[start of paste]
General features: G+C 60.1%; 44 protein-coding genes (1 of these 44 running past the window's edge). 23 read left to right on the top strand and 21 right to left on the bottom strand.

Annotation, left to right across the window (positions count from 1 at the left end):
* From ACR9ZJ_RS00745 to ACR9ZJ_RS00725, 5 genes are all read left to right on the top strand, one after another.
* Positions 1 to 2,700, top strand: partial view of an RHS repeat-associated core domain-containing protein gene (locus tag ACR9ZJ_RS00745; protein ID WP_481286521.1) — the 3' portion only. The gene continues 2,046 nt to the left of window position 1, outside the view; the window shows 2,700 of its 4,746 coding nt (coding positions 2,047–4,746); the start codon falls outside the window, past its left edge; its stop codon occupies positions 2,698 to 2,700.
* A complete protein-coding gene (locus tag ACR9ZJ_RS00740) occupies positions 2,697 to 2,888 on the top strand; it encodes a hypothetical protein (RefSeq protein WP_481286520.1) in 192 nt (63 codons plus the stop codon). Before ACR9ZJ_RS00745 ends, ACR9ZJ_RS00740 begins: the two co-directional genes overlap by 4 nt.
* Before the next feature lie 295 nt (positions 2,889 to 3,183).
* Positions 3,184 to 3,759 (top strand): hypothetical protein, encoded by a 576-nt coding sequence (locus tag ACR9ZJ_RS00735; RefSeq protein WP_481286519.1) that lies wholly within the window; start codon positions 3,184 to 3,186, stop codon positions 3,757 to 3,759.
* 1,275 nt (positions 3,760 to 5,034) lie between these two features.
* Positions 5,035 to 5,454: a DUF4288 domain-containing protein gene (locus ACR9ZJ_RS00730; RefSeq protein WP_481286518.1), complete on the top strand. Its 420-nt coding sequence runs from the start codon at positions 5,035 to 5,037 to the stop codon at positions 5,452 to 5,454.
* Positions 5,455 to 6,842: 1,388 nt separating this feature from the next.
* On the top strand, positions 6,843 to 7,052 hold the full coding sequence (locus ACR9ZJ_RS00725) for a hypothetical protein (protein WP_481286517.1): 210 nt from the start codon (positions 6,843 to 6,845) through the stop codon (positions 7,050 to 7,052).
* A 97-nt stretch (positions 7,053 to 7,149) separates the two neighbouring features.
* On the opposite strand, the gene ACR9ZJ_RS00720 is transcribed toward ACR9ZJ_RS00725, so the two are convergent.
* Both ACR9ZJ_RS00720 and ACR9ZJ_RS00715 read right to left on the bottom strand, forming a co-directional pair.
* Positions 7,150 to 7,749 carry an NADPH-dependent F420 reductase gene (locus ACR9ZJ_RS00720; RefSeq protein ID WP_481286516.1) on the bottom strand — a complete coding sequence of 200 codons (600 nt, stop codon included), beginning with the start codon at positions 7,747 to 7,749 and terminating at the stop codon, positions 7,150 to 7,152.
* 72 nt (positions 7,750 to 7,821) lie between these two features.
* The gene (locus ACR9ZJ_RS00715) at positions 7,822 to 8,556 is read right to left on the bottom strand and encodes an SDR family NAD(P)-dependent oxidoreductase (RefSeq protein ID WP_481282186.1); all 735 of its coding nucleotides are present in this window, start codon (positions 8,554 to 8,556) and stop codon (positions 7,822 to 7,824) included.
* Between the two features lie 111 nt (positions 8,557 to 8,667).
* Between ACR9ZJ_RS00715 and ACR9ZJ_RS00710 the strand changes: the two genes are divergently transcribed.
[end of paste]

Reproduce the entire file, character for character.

General features: G+C 60.1%; 44 protein-coding genes (1 of these 44 running past the window's edge). 23 read left to right on the top strand and 21 right to left on the bottom strand.

Annotation, left to right across the window (positions count from 1 at the left end):
* From ACR9ZJ_RS00745 to ACR9ZJ_RS00725, 5 genes are all read left to right on the top strand, one after another.
* Positions 1 to 2,700, top strand: partial view of an RHS repeat-associated core domain-containing protein gene (locus tag ACR9ZJ_RS00745; protein ID WP_481286521.1) — the 3' portion only. The gene continues 2,046 nt to the left of window position 1, outside the view; the window shows 2,700 of its 4,746 coding nt (coding positions 2,047–4,746); the start codon falls outside the window, past its left edge; its stop codon occupies positions 2,698 to 2,700.
* A complete protein-coding gene (locus tag ACR9ZJ_RS00740) occupies positions 2,697 to 2,888 on the top strand; it encodes a hypothetical protein (RefSeq protein WP_481286520.1) in 192 nt (63 codons plus the stop codon). Before ACR9ZJ_RS00745 ends, ACR9ZJ_RS00740 begins: the two co-directional genes overlap by 4 nt.
* Before the next feature lie 295 nt (positions 2,889 to 3,183).
* Positions 3,184 to 3,759 (top strand): hypothetical protein, encoded by a 576-nt coding sequence (locus tag ACR9ZJ_RS00735; RefSeq protein WP_481286519.1) that lies wholly within the window; start codon positions 3,184 to 3,186, stop codon positions 3,757 to 3,759.
* 1,275 nt (positions 3,760 to 5,034) lie between these two features.
* Positions 5,035 to 5,454: a DUF4288 domain-containing protein gene (locus ACR9ZJ_RS00730; RefSeq protein WP_481286518.1), complete on the top strand. Its 420-nt coding sequence runs from the start codon at positions 5,035 to 5,037 to the stop codon at positions 5,452 to 5,454.
* Positions 5,455 to 6,842: 1,388 nt separating this feature from the next.
* On the top strand, positions 6,843 to 7,052 hold the full coding sequence (locus ACR9ZJ_RS00725) for a hypothetical protein (protein WP_481286517.1): 210 nt from the start codon (positions 6,843 to 6,845) through the stop codon (positions 7,050 to 7,052).
* A 97-nt stretch (positions 7,053 to 7,149) separates the two neighbouring features.
* On the opposite strand, the gene ACR9ZJ_RS00720 is transcribed toward ACR9ZJ_RS00725, so the two are convergent.
* Both ACR9ZJ_RS00720 and ACR9ZJ_RS00715 read right to left on the bottom strand, forming a co-directional pair.
* Positions 7,150 to 7,749 carry an NADPH-dependent F420 reductase gene (locus ACR9ZJ_RS00720; RefSeq protein ID WP_481286516.1) on the bottom strand — a complete coding sequence of 200 codons (600 nt, stop codon included), beginning with the start codon at positions 7,747 to 7,749 and terminating at the stop codon, positions 7,150 to 7,152.
* 72 nt (positions 7,750 to 7,821) lie between these two features.
* The gene (locus ACR9ZJ_RS00715) at positions 7,822 to 8,556 is read right to left on the bottom strand and encodes an SDR family NAD(P)-dependent oxidoreductase (RefSeq protein ID WP_481282186.1); all 735 of its coding nucleotides are present in this window, start codon (positions 8,554 to 8,556) and stop codon (positions 7,822 to 7,824) included.
* Between the two features lie 111 nt (positions 8,557 to 8,667).
* Between ACR9ZJ_RS00715 and ACR9ZJ_RS00710 the strand changes: the two genes are divergently transcribed.